SINGAPORE - Prime Minister Lee Hsien Loong has responded to blogger Roy Ngerng's request for more details to support Mr Lee's demand for aggravated damages.
The answers, given to the 33-year-old on Wednesday, were released to the media on Friday.
Mr Ngerng, who is being sued for defamation after alleging Mr Lee had criminally misappropriated Central Provident Fund savings, had last week (June18) asked for more information for some points in Mr Lee's statement of claim.
In the statement of claim filed on May 29, Mr Lee's lawyer, Senior Counsel Davinder Singh, listed nine reasons that entitled the Prime Minister to recover aggravated damages.
Mr Ngerng's lawyer M. Ravi had, on June 18, asked for better information to clarify some of them.
One was malice on the part of Mr Ngerng.
Mr Singh wrote in Wednesday's letter that Mr Ngerng had published the allegation against Mr Lee, "not caring whether they were true or false". Mr Ngerng intended to injure Mr Lee and to wound Mr Lee's reputation, he said.
And although the 33-year-old blogger had apologised to Mr Lee last month, admitting the libel was "false and completely without foundation", he continued to allege the libels were true, said Mr Singh.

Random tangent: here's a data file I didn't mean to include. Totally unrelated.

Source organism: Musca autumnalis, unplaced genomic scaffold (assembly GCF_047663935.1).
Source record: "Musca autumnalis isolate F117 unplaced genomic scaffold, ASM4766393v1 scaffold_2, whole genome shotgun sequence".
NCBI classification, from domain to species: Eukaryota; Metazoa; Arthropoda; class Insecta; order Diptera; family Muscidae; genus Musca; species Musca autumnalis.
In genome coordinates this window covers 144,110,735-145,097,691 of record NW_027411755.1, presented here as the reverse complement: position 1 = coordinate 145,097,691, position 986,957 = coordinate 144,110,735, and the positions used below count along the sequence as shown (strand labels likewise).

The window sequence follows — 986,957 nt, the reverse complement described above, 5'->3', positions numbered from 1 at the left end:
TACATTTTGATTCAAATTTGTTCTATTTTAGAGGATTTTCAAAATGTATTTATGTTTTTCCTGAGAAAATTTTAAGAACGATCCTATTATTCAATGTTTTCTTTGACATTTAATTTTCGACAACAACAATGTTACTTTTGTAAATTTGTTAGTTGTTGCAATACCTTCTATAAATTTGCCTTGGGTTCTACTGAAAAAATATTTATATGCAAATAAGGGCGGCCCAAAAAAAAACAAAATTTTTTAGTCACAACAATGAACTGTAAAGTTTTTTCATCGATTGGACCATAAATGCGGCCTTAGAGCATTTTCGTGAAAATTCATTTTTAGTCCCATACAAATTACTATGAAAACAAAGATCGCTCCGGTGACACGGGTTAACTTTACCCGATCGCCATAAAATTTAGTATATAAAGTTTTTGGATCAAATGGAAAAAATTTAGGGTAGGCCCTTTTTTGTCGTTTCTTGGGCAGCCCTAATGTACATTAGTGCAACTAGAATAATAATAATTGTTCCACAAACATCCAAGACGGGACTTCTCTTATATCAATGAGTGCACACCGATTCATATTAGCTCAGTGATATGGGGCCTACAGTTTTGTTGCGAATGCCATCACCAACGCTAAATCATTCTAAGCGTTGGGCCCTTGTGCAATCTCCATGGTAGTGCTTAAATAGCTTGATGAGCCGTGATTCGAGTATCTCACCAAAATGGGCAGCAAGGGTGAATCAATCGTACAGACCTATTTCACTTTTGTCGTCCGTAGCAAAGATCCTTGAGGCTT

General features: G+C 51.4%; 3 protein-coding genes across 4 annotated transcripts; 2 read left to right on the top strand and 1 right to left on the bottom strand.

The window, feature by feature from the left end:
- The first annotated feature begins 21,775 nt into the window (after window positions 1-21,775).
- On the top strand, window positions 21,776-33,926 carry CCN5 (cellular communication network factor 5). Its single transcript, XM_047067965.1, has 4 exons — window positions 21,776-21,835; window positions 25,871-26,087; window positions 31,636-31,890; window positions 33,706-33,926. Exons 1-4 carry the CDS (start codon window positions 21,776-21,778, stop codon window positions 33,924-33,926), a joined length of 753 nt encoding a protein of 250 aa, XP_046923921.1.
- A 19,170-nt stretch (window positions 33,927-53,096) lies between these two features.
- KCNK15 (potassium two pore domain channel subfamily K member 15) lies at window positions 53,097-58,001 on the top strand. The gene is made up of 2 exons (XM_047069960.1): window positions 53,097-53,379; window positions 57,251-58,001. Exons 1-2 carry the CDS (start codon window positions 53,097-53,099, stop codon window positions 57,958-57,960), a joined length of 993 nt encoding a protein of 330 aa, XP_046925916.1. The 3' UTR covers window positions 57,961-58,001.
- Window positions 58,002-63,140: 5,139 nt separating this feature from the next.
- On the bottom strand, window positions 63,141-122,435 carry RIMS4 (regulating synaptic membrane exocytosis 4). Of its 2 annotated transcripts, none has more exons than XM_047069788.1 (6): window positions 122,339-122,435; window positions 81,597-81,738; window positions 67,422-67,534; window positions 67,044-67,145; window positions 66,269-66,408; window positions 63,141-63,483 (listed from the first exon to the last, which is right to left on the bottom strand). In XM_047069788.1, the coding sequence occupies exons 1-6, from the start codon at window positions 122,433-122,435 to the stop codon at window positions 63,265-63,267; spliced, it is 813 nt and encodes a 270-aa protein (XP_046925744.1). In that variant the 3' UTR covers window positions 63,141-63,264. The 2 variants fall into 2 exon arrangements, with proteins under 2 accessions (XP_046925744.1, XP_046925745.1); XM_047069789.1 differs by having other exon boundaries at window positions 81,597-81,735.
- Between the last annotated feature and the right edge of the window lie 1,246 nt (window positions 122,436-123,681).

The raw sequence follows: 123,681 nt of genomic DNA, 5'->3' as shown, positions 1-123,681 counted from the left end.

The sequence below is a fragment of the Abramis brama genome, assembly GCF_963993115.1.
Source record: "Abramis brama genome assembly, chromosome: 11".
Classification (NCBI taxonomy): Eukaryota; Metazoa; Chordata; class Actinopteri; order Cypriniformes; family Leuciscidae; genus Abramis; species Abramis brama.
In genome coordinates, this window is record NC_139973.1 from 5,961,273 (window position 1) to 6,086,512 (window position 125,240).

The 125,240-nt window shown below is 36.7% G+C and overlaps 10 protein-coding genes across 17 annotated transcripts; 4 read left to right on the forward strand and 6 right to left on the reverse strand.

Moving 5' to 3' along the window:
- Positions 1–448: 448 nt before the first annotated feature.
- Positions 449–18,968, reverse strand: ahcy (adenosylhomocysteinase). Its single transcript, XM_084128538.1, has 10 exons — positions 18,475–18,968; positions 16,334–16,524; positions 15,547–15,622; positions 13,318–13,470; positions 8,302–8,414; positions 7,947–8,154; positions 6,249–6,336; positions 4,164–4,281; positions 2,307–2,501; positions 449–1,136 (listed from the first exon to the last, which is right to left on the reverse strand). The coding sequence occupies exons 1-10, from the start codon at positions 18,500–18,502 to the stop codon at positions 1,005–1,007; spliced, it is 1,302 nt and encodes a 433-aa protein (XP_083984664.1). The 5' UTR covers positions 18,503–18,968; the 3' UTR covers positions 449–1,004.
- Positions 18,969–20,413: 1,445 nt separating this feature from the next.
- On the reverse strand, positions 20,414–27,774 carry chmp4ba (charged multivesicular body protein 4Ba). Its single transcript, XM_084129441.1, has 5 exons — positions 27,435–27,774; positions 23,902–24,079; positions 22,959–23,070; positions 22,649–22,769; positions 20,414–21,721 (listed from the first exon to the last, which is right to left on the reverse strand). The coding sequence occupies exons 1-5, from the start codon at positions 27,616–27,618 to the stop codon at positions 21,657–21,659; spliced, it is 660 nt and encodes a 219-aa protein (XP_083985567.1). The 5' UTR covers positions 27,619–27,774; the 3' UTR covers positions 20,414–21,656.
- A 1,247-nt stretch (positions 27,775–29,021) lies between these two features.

Another point Mr Ravi wanted more details of was what Mr Singh had described as Mr Ngerng's "calculated and cynical conduct to use the occasion of his libels to promote himself and cause further distress and injury to" Mr Lee.
Mr Singh brought up how Mr Ngerng had, among other things, published a blogpost and video, actions that show his apology was insincere. In a YouTube video uploaded on May 24, Mr Ngerng said he was "right" to make the allegation of criminal misappropriation and did not regret it, said Mr Singh.
He had also republished the "false and malicious" comparison between the City Harvest Church leaders prosecuted for allegedly misusing about $50 million in church funds and what Mr Lee had allegedly done to CPF funds, said Mr Singh
The Senior Counsel also wrote that Mr Ravi had in a May 28 letter "falsely claimed" that Mr Lee was seeking to prevent Mr Ngerng from expressing his views on the CPF, or from exercising his constitutional right to freedom of expression.
This "disingenuous suggestion" was later made in a letter Mr Ngerng intended to make public "to bolster his standing and in aid of his continuing public campaign against" Mr Lee, said Mr Singh.
Mr Ravi on Friday filed amended defence papers in court to add that, based on Article 14 of the Constitution - which guarantees Singaporeans the freedom of speech and expression, among others - Mr Lee has no cause of action against Mr Ngerng.